So, maybe it’s time we just let most of this stuff go. And just, you know, talk about policies and plans and programs instead.

Sounds crazy, I know. But perhaps — just perhaps — it’s a bit more important than someone’s long-ago, ill-advised tweet.

Anyone still doubt my super-prescient prediction about a minority government?

Said prediction being here.

I have friends in the war rooms of all three parties – and I feel badly for them. After so many weeks of hard, hard work, this has to be frustrating as Hell.

That said, I still give the edge to Harper. Not because his campaign has more money than God.  Not because he’s the only leader to have done a national campaign before.  Not because he squeezed progressive third party advertisers out of the picture with a super-long writ.  Not because he just announced a multi-billion-dollar surplus.  Not because progressives are again splitting the progressive vote, in perfect halves.

No. No, here’s why, in helpful little bullets.

  • Horserace/top line numbers are useless, particularly in a race as close as this one.
  • It’s therefore better and smarter to look at seats in the regions.
  • By my count, Harper is going to sweep the prairies; he was always going to do so.  That’s nearly 60, right there.
  • He’s still on track to do well in Ontario – but let’s be (pun intended) conservative.  Let’s spot him only 55 seats.  That’s considerably less than half.
  • In B.C., let’s (again) be conservative.  Let’s only give him a third – 15 seats.
  • In Quebec, same deal.  Be mean! Just give him the ones he always wins, around Quebec City – just five.
  • Atlantic, ditto.  Mean, miserly.  Just five.
  • So, that gives him only about 140 seats. Respectable, but not enough in a Parliament of (now) 338 seats.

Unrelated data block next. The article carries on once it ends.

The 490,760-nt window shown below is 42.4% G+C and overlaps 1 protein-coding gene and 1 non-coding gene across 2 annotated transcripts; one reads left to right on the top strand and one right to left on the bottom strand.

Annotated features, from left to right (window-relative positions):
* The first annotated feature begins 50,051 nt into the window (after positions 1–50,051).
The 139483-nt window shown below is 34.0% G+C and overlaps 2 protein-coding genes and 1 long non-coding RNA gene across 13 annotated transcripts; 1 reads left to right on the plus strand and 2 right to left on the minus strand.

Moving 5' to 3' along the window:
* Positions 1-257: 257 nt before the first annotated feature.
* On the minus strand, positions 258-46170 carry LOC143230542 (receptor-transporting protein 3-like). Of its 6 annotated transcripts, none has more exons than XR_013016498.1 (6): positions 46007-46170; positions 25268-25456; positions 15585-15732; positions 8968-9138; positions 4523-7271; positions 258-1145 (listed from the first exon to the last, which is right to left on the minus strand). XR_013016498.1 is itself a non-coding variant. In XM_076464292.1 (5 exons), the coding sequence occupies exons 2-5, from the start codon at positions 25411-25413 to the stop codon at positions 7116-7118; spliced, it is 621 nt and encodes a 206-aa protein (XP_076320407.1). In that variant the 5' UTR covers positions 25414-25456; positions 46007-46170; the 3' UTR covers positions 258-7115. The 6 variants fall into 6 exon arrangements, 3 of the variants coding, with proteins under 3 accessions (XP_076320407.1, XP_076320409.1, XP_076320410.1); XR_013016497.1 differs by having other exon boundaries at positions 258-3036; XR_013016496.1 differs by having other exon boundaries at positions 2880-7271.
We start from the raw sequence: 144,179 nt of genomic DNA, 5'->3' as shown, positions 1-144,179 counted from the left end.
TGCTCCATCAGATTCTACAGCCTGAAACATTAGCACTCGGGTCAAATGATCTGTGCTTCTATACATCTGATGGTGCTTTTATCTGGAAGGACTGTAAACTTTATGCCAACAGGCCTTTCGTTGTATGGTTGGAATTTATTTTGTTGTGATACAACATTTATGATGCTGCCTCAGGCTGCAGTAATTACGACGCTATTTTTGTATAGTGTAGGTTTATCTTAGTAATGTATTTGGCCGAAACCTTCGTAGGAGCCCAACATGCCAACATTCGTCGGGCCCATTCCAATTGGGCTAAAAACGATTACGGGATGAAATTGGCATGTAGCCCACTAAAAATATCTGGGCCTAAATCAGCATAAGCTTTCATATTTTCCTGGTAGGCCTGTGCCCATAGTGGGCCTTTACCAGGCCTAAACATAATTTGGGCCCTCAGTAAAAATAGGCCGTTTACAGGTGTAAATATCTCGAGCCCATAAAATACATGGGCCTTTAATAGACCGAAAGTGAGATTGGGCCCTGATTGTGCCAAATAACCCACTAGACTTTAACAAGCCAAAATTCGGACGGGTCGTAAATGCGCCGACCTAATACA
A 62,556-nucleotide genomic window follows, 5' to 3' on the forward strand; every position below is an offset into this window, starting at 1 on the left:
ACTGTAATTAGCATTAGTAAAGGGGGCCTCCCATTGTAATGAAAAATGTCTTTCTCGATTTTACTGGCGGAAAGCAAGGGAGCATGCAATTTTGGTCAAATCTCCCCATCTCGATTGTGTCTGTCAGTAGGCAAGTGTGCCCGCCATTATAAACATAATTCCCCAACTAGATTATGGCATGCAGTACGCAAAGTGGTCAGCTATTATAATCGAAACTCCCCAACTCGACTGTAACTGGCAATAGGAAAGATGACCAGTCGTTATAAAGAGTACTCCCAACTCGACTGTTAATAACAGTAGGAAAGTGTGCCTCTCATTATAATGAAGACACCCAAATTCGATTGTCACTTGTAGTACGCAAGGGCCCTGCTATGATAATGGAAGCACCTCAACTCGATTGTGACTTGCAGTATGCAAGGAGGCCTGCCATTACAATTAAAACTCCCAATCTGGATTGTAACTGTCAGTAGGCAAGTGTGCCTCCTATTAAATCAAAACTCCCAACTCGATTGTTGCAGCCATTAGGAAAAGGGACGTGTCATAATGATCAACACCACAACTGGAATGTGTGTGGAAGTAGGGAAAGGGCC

• But – and here’s the big, er, but.  Those 30 new seats in the three provinces with the most growth – B.C., Alberta and Ontario – are all in places that disproportionately vote Conservative, i.e.. the burbs.
  • When you factor in him taking the majority of those new seats, as me and others do, it puts him pretty darn close to another majority.  And that’s with us being mean, miserly and conservative!

I know some of you will go psycho over this, and possibly leap off a ledge somewhere, but remember: it’s just politics on the Internet.  And, ipso facto, here’s another highly-scientific chart, showing the outcome of all political arguments on the Internet:


KCCCC Day 43: the all-Hill Times edition


KCCCC Day 42: the return of JC


  • Le petit gars is back! Why? Well, you can’t call an election and expect him not to show up, can you?
  • So he’s swinging at the Tories: Right here.
  • And he’s swinging at the Dippers too: Right here.
  • He’s actually not saying anything he hasn’t said before. On these two criticisms, believe me – he means it. 
  • So how do the recipients of his criticisms react? Well, the Tories, I can tell you, secretly admire the old guy. They – from Harper down – have always admired his toughness and decisiveness. 
  • The Dippers, meanwhile, are like they always are. That is, they are sucky, whiny babies. They are, as I’ve written many times before, pious and humourless  windbags who always prefer talking to doing. Just watch how they react to any critique, no matter how merited: they can’t take it. When that idiot NDP candidate out in Alberta started enthusiastically courting the crucial Bloods and Crips vote, here, they didn’t ask themselves: Hey, should we keep this candidate? No, they excoriated anyone who even dared to raise the subject. 
  • Thus, JC today: The Cons are receiving his blasts with equanimity. The Dips? They’re pathetically digging up stuff from 15 years ago. Like I say: sucky, whiny babies. 

KCCCC Day 40: my advice for today, in 140 characters or less


  • Look, I don’t know about you.  But, personally, I am fed up to the teeth with a pile of polls that are completely contradictory, and obviously flawed, and are being offered up to us like they were the gospel.  Fed up.
  • So here’s my advice for the day.  Have a good one.